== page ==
On 24 March 2015, Germanwings Flight 4U9525, en route from Barcelona, Spain, to Düsseldorf, Germany, crashed near Digne-les-Bains, France, about 100 kilometres northwest of Nice. All 144 passengers and six crew members are assumed dead.
Evidence from investigators’ analysis of the cockpit voice recorder suggests that the aircraft was intentionally crashed by the co-pilot, 28-year old Andreas Lubitz, who at some point during the flight was left alone in the cockpit.
“The co-pilot was alone at the controls,” said Brice Robin, the Marseille prosecutor, of what he called Lubitz’s deliberate desire to destroy the plane. “He … refused to open the door of the cockpit to the pilot [at which point he] voluntarily began the descent of the plane.”
Believed Action in Pilot's Absence
“[At first the pilot had been] knocking lightly on the [cockpit] door,” Robin told the New York Times. “[He began hitting the door harder but there was] no answer … never an answer. You can hear he [was] trying to smash the door down.”
The cockpit voice recording strongly suggests that Lubitz, who is thought to have been from Montabaur, a town in Rhineland-Palatinate, western Germany, “profited from the captain’s absence” when he had left the cockpit to use the facilities. At this point Lubitz locked himself into the cockpit and activated the airplane’s descent button, ignoring the captain’s increasingly frantic attempts to get back in the cockpit.
According to authorities, the aircraft left its assigned cruising altitude of 38,000 feet, descending at a rate of 17.8 metres per second or 3,500 feet per minute. The French aviation authority, Direction générale de l'aviation civile, declared the aircraft in distress after the aircraft lost radio contact. At around 10:30 CET, Flight 9525 reached the French coast at Toulon before beginning its steep descent.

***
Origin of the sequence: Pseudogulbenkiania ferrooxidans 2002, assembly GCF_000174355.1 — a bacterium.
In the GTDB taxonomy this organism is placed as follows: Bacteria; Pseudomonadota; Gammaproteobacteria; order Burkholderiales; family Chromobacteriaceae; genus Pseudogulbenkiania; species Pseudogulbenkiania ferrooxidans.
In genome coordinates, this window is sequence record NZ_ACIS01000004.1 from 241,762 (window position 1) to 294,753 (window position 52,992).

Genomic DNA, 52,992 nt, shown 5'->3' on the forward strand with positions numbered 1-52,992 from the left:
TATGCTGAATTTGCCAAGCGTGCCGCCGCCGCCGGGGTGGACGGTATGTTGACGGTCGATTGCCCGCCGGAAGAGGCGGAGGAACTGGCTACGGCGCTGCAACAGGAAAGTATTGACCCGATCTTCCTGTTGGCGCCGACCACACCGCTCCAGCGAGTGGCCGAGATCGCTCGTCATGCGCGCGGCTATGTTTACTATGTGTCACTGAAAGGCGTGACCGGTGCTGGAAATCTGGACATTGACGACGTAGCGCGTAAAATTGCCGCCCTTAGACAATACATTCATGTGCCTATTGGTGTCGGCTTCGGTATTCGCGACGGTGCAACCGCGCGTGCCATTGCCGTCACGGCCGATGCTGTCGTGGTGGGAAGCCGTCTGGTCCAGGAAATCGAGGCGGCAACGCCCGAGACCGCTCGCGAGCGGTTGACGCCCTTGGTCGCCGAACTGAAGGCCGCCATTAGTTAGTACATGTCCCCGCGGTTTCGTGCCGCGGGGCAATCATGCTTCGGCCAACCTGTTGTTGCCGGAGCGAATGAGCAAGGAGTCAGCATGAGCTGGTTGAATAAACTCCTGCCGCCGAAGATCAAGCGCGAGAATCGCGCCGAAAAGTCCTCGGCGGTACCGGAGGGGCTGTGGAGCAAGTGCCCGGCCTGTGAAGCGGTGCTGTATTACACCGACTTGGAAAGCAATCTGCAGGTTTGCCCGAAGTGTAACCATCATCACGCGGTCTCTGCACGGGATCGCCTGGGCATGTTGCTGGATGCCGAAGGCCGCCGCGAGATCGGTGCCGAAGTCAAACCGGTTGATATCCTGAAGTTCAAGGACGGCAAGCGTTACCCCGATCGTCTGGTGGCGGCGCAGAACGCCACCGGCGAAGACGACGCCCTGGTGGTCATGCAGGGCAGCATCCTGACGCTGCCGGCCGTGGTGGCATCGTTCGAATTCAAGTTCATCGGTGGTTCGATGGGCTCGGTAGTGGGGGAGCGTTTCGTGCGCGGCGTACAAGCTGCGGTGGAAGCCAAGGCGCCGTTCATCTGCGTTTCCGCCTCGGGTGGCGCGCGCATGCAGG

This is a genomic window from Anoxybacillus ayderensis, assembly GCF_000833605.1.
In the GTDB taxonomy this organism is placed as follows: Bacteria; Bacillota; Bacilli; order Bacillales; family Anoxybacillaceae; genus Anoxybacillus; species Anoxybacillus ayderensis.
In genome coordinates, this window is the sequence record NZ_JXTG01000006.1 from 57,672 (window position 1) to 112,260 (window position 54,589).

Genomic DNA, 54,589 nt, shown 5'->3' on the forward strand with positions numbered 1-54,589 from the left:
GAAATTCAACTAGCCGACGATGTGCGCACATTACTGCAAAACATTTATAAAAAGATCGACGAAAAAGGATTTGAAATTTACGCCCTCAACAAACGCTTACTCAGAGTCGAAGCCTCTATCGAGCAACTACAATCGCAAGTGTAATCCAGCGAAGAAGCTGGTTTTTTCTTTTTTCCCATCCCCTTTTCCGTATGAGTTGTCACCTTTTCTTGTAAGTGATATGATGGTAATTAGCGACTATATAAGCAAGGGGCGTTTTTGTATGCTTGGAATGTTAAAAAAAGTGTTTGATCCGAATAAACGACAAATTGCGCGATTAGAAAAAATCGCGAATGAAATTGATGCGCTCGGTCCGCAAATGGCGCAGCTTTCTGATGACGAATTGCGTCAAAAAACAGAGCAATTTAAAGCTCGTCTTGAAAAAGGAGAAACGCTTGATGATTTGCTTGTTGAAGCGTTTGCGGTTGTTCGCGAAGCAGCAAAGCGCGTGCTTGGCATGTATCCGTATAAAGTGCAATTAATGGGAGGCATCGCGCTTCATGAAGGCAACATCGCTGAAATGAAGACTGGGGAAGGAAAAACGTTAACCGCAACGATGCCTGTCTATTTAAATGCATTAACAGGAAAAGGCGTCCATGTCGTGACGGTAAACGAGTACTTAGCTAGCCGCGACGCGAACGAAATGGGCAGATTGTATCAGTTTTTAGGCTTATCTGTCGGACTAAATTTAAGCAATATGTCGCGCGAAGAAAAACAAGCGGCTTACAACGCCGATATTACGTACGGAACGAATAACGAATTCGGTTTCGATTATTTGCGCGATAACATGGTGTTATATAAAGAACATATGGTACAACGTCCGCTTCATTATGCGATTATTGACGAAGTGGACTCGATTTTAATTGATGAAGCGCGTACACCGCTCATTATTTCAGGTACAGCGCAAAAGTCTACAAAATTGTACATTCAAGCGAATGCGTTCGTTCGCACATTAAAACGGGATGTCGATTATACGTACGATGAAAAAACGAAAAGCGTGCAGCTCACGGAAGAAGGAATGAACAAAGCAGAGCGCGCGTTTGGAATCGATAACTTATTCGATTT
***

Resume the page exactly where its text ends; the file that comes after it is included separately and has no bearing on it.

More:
“The aircraft’s contact with French radar [and] French air traffic controllers ended at 10:53 am (9:57 GMT) at an altitude of about 6,000 feet (approximately 1,825 metres),” Germanwings executive Thomas Winkelmann told reporters. “The plane then crashed.”
Opera Stars and Students Lost
Deutsche Oper am Rhein bass-baritone Oleg Bryzhak and German contralto Maria Radner are among those who were on Germanwings Flight 4U9525. Both were on their way back from performances of Richard Wagner’s “Siegfried” at the Gran Teatre del Liceu in Barcelona. A group of 16 students and 2 teachers from the German town of Haltern was also on board, returning from a class trip to Spain. Dalkurd FF football team members were originally booked to be on the flight but changed their booking at the last minute.
The Germanwings crash is the deadliest air disaster in France since the 1981 crash of Inex-Adria Aviopromet Flight 1308 in which 180 people died. The last major plane crash in France involved an Air France Concorde. In that 2000 disaster, all 109 people on board, and four people on the ground, lost their lives.
Investigations into the disaster are ongoing.
Cologne-based Germanwings, a budget-price subsidiary of Lufthansa, has been in operation since 2002.